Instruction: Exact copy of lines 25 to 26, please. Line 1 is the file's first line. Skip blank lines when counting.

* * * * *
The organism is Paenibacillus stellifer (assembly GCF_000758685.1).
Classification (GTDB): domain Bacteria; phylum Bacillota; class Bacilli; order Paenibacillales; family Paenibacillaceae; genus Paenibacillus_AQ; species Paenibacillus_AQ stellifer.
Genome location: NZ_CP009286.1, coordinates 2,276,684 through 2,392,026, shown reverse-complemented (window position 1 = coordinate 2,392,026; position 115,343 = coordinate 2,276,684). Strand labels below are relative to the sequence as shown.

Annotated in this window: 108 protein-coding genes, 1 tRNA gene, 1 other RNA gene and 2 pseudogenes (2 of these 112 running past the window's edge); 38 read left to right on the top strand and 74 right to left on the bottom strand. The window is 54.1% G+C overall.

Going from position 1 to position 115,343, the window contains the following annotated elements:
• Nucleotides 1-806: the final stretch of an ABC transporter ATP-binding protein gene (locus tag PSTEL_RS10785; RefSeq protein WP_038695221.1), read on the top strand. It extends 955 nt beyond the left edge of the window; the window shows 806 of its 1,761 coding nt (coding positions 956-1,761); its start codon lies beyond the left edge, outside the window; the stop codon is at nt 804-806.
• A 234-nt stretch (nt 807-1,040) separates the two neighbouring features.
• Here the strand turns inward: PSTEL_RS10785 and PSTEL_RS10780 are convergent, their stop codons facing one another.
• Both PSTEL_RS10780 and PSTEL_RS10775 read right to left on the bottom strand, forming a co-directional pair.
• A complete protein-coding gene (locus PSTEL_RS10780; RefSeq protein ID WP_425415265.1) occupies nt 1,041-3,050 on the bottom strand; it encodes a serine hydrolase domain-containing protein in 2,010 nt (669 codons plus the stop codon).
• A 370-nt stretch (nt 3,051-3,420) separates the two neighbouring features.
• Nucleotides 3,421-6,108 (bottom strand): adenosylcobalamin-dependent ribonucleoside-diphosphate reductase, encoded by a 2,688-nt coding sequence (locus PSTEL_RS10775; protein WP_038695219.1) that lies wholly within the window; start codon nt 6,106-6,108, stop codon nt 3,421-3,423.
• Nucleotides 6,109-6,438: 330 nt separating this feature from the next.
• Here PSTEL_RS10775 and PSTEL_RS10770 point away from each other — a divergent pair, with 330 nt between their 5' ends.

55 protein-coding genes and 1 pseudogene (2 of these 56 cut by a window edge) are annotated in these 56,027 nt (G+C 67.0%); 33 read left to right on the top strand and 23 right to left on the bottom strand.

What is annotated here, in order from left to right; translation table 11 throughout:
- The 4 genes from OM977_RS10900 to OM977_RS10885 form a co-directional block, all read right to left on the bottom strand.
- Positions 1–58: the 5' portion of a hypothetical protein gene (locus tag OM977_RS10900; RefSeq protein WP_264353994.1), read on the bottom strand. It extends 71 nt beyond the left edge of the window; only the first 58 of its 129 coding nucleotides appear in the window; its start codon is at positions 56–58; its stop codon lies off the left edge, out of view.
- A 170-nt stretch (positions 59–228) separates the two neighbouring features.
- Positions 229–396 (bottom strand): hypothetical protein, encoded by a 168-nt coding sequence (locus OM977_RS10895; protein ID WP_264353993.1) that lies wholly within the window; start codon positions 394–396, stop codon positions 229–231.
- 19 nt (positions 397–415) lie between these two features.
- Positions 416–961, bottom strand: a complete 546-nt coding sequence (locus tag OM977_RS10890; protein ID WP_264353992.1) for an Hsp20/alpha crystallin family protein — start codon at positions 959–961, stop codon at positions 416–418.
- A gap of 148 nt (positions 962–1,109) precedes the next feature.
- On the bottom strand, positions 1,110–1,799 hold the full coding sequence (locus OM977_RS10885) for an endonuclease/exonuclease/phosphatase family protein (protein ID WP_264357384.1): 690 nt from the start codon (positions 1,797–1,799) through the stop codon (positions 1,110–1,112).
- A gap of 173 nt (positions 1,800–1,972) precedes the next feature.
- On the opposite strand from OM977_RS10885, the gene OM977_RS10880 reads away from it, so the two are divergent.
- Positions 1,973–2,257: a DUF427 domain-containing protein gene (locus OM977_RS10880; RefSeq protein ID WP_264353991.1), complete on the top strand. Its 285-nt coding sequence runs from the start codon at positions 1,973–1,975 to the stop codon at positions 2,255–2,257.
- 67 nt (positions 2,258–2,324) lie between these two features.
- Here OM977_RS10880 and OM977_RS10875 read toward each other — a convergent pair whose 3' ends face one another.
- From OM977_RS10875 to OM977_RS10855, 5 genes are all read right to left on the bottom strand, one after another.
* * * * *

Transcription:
- A gap of 173 nt (positions 1,800–1,972) precedes the next feature.
- On the opposite strand from OM977_RS10885, the gene OM977_RS10880 reads away from it, so the two are divergent.